Both English and German share a common vocabulary, although differences in pronunciation and conjugation sometimes make this difficult to hear in ordinary speech.

  • Is this sentence correct: "We have common taste in music."? May 17, 2018 at 10:57
  • Yes, or "we have a common taste in music." or "we have common tastes in music". You can say someone has common tastes as an insult, but since that's kind an old-fashioned upper-class sneer (rare these days, outside of period fiction), and unlikely when speaking about yourself, most people will assume you mean shared not plebeian.
    – Andrew
    May 17, 2018 at 14:56
  • Thanks. But why can I say these while I can't say the sentences in my first post? To me, it looks like there is no difference between them. May 17, 2018 at 15:41
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    @DereMemo Again, with words that have multiple meanings like "common", the expected meaning can vary with the word it modifies. Without additional context, "common words" means ordinary words, not shared words; however "common tastes" means shared tastes. We're getting into the subtle nuances of English, which -- just like any other language -- can get pretty deep. It's less about rules as much as how the words are used.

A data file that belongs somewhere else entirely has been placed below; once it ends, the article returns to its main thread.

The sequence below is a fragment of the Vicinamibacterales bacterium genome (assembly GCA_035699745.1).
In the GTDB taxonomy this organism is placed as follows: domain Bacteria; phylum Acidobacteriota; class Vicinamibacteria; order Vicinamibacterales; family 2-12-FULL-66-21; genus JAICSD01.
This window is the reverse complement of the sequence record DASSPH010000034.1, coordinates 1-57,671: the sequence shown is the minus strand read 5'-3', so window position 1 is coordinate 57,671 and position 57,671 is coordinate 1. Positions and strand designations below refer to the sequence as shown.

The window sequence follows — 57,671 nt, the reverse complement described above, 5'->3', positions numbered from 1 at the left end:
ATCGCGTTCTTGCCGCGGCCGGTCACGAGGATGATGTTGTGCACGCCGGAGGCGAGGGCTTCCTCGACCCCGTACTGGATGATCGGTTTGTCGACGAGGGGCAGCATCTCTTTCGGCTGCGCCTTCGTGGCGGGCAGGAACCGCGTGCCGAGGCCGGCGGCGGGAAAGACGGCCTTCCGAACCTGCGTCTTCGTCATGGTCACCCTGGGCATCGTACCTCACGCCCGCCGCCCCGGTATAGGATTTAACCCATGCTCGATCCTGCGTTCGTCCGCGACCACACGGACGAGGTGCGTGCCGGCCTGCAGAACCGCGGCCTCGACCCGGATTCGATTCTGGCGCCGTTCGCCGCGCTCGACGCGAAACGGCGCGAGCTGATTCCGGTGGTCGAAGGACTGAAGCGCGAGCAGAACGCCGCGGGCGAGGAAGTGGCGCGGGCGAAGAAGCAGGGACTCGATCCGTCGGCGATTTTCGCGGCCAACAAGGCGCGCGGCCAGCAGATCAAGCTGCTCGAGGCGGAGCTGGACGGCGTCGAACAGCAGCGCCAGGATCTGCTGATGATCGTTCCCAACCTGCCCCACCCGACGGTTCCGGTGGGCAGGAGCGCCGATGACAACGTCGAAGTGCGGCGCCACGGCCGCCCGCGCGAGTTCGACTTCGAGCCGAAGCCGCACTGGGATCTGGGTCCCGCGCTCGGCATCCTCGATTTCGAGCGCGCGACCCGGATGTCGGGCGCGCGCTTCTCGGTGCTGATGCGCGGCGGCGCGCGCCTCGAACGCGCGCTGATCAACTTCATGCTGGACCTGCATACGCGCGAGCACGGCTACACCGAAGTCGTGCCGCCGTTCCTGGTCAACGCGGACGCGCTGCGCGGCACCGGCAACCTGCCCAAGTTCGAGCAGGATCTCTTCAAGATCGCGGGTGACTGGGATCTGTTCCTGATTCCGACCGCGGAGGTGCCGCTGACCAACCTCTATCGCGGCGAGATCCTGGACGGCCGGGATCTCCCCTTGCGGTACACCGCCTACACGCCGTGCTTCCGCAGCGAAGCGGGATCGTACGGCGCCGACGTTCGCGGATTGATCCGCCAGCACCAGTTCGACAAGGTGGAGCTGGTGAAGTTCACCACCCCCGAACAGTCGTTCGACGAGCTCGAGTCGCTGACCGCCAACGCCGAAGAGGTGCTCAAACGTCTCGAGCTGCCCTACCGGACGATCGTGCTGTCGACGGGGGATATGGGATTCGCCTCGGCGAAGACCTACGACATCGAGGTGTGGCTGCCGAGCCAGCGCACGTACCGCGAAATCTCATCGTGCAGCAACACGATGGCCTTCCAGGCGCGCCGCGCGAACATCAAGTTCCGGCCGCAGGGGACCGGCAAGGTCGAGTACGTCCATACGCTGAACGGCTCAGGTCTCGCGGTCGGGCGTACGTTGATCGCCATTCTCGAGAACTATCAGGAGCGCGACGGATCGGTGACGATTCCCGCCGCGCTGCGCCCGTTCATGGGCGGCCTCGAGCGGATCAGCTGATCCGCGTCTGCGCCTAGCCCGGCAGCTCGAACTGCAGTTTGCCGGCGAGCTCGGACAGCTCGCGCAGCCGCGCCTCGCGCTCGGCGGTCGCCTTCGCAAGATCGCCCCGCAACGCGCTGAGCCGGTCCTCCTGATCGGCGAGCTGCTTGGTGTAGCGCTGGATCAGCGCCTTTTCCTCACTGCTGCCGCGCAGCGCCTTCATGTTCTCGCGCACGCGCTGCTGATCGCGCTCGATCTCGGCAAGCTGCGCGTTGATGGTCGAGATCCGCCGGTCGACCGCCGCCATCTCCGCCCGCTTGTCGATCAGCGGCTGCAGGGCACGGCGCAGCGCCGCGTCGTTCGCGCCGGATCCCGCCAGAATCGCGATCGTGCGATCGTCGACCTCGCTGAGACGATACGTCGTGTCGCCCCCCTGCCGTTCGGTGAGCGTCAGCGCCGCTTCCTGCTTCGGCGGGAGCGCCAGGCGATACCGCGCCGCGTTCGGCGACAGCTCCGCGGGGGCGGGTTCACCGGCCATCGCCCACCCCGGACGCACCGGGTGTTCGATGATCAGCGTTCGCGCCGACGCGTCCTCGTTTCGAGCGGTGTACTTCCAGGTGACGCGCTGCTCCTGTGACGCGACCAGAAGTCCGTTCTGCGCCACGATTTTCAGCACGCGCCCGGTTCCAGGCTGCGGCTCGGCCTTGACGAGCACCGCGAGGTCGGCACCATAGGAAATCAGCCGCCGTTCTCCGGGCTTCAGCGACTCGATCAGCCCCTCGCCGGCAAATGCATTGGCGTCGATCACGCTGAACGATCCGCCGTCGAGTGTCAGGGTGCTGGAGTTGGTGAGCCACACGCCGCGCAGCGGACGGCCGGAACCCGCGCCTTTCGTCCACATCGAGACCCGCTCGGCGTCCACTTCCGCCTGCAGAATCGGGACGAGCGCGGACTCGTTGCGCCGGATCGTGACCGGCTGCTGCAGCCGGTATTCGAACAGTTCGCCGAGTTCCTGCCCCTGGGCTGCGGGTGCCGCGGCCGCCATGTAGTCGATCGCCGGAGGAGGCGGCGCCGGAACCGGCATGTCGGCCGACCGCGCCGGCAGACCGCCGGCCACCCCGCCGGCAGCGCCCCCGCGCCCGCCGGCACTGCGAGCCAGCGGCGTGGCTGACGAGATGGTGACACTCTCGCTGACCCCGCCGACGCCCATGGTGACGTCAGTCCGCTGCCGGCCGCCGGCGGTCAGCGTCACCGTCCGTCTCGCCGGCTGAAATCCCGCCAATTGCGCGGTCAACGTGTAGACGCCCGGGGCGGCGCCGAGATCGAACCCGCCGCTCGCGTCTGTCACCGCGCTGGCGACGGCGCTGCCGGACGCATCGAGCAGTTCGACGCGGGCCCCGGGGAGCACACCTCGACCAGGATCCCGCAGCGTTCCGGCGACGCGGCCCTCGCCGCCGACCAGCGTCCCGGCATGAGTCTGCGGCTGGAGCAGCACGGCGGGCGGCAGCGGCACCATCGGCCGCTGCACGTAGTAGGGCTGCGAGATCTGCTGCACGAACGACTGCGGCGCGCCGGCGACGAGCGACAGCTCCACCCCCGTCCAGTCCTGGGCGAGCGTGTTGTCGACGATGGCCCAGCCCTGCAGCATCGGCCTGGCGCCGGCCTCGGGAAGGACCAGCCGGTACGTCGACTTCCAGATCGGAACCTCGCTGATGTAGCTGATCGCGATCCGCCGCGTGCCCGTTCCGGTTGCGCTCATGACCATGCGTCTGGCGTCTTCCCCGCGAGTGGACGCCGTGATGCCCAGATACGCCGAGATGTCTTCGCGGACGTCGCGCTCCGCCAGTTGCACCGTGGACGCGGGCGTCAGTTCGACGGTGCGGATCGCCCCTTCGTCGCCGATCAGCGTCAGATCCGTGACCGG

– Andrew
    May 17, 2018 at 16:57
  • @DereMemo Take as a similar example the adjective hot. If I say "a hot stove" you know I mean high temperature, but if I say "a hot pepper" you know I mean spicy. To avoid confusion, sometimes you have to choose words carefully, e.g. a heated pepper.
    – Andrew
    May 17, 2018 at 17:02

“Common” in English has two different meanings: “Ordinary” or “lowly”, and “shared”. Sentences where the intended meaning is not obvious can be valid English, but usually you want a sentence that will be understood correctly by everyone. “Common between” quite clearly means “shared”. And “in common” means shared as well.


many common words is synonymous with words in common, but the latter is clearer, since common words could mean words in frequent use.

There are many common words between... is not idiomatic.

  • And "many common words" could mean many words that are common in the sense of plain or ordinary, not shared.
    – Robusto
    May 16, 2018 at 20:48
  • Thanks. Can't we use "between"? I found sentences which were written by native English speakers on the internet. This is one of them: "It all really depends on the common tastes between me and the other person!". So is that sentence wrong? If the sentence "There are many common words between..." is wrong, that should be wrong too. May 16, 2018 at 20:54
  • @DereMemo: Speech is like running. Every physically normal person can run, but not everyone has good form when they do so. They get to where they're going, that's all.
    – TimR
    May 16, 2018 at 20:56
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    But you said that it was not idiomatic. Being idiomatic or not has to do with usage. So if it is used, it is not non-idiomatic then, is it? May 16, 2018 at 21:09
  • 1
    @DereMemo: cite them. And the idiomatic has everything to do with usage.
    – TimR
    May 16, 2018 at 22:03